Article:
It’s official: You can have both performance and light weight in the same laptop, and Dell’s new XPS 13 7390 is here to prove it. With its 6-core Intel Core i7-10710U CPU, this thin, light machine has actually outpaced bigger workhorse models.
Price comparison from over 24,000 stores worldwide
It’s official: You can have both performance and light weight in the same laptop, and Dell’s new XPS 13 7390 is here to prove it. With its 6-core Intel Core i7-10710U CPU, this thin, light machine (available via Dell.com) has actually outpaced bigger workhorse models.
And no, before we get you too worked up: The XPS 13 7390 and its Comet Lake-U CPU aren’t going to outpace a current workstation with, say, a smoking-fast, state-of-the-art Core i7-9750H. But it is the first ultraportable laptop to actually outrun older 7th-gen “H”-class CPUs in heavier laptops, including those in its XPS 15 cousins.
The amount of performance in this amount of portability was simply unheard of just, well, earlier this year.
This review is part of our ongoing roundup of the best laptops. Go there for information on competing products and how we tested.
Dell XPS 13 7390 specs
The XPS 13 7390 is externally no different than the XPS 13 9380 we reviewed, no surprise as it’s based on the same refreshed chassis. Inside is where it all counts, and Intel’s latest CPU is the major difference. The primary specs follow:
CPU: Intel 10th-gen Comet Lake Core i7-10710U.
RAM: 16GB LPDDR3/2667 in dual-channel mode.
GPU: Intel UHD graphics
Screen: 4K UHD touch screen
Storage: 512GB M.2 PCIe SSD
Size and weight: Our XPS 13 weighed in at 2.8 pounds, 3.3 total with the AC adapter. The laptop is just under 12 inches wide, just shy of 8 inches deep, and 0.3 to 0.46 inches thick.
Networking: WiFi 6 using Killer/Intel AX1650 and Bluetooth 5.0
Ports: Two Thunderbolt 3, 1 USB-C, analog headset jack, Noble lock port
Keyboard and trackpad
As the laptop is largely based on the previous XPS 13 9380, our opinions mostly haven’t changed on the XPS 13 7380 keyboard and trackpad. We will note that the trackpad on this particular sample has a slightly metallic feel with a little bit of friction in it. We’re heard some complain the keyboard isn’t quite as snappy as older models and we’ll have to agree. It’s difficult to put words to, but the keyboard just feels a little slow to respond. It’s certainly no deal-breaker, but it’s not our favorite laptop keyboard.
It’s all about the core count
The big news is the the 6-core Core i7-10710U chip, which offers performance unheard of in an ultraportable laptop. The 10th gen “Comet Lake” CPU is essentially built by taking the same 14nm-based Whiskey Lake CPUs and adding two more cores to the die. Yes, you’ll scoff that this is the “same old, same old,” but you’d be wrong because up to now, we’ve never seen more than 4 cores in laptops this thin and light.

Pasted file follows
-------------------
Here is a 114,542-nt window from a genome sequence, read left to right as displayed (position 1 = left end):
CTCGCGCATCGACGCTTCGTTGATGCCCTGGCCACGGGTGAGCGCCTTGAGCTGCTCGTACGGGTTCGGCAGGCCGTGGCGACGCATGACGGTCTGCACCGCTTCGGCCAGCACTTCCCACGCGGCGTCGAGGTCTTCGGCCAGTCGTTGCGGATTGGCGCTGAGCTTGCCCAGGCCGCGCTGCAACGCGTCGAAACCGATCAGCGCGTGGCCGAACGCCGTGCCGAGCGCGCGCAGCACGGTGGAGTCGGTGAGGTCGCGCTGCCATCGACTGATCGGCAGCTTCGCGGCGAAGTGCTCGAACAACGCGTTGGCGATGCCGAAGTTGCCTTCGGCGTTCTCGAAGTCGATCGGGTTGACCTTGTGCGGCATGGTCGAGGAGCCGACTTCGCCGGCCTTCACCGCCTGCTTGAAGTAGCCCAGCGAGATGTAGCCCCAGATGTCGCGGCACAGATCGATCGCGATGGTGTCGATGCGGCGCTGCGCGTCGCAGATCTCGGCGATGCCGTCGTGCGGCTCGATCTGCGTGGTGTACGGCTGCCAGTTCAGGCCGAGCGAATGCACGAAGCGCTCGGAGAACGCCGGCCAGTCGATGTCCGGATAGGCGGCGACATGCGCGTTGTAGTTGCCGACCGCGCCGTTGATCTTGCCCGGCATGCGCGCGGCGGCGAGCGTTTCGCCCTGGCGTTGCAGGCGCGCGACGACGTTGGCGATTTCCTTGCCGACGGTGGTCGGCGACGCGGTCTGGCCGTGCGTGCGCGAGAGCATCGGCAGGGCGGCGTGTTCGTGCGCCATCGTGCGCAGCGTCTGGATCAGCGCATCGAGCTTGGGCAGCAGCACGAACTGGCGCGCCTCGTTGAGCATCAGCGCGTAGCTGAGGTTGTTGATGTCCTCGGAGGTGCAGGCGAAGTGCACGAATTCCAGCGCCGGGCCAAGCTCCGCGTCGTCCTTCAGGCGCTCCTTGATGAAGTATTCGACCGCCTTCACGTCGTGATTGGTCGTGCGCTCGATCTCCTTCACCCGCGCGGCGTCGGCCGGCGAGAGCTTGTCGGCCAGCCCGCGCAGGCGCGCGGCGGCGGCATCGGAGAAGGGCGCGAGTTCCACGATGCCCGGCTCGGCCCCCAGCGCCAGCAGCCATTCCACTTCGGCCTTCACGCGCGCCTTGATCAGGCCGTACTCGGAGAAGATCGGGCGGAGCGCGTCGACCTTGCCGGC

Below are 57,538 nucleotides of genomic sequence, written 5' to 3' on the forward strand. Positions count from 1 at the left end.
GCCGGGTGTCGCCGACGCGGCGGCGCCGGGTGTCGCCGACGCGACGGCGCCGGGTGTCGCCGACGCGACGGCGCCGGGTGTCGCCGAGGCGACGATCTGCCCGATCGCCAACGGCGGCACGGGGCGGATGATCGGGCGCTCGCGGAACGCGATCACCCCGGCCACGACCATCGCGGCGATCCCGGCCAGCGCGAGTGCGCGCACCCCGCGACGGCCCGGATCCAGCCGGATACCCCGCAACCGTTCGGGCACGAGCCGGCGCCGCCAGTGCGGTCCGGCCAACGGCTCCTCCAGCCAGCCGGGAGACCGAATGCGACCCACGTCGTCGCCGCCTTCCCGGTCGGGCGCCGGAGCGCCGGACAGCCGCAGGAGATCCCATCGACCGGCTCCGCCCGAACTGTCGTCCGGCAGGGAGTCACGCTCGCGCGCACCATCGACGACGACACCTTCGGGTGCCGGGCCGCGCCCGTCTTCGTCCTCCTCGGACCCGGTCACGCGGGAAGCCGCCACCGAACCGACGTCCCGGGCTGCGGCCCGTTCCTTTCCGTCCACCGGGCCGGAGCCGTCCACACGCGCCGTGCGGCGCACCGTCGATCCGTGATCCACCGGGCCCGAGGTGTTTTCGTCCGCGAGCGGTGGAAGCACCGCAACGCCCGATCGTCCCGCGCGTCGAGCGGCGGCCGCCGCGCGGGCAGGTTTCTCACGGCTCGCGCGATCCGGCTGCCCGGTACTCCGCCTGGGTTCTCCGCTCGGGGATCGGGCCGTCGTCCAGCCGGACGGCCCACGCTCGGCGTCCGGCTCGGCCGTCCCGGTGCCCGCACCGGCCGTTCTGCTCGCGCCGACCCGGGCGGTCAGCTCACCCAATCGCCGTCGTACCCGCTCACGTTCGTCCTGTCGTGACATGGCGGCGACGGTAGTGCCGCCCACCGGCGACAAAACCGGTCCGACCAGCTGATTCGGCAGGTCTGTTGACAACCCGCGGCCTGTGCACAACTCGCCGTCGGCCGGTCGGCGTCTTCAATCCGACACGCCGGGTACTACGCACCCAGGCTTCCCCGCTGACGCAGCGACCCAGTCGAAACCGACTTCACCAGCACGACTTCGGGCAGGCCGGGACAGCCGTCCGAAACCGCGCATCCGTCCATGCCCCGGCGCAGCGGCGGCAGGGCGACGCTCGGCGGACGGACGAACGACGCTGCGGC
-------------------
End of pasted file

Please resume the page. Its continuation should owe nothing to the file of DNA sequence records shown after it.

Intel has been frowning every time someone mentions running a test designed to measure intensive 3D modelling on thin-and-light laptops, because few do that task. However, we should add, with the performance now available in a thin-and-light laptop, it’s actually possible to do light 3D modelling on the go. You can see this easily illustrated in our first test using Maxon’s Cinebench R15 above. The additional two cores add up to a 34-percent bounce over the 10thgen Core i7-1065G7 in the Dell XPS 13 2-in-1.
Even more impressive though is the comparison between the fastest 8th-gen Whiskey Lake and the new 10th-gen Comet Lake chip. As both are the same essential cores, the 44-percent bump is simply phenomenal.
The world doesn’t revolve around multi-threaded performance, though, and in many ways, single-threaded performance using a single core is almost as important. On single cores, the clock speeds between the various generations count the most. And no surprise, as they all come closer in clock speed on lighter lights, we see the performance gaps close up. The new XPS 13 7390 is only 7 percent faster than the XPS 13 2-in-1 with its 10th-gen CPU and only about 8 percent faster than the previous XPS 13 9380.
We should point out that if you’re using an older 7th-gen Kaby Lake-based laptop, the latest 10th-gen Core i7 10710U is about 32 percent faster in single-threaded tasks.
While Cinebench is useful for rendering a performance score, one weakness of relying on Cinebench alone is it doesn’t often tell you how a laptop will run under longer, more stressful circumstances that may cause the CPU to heat up–and slow down.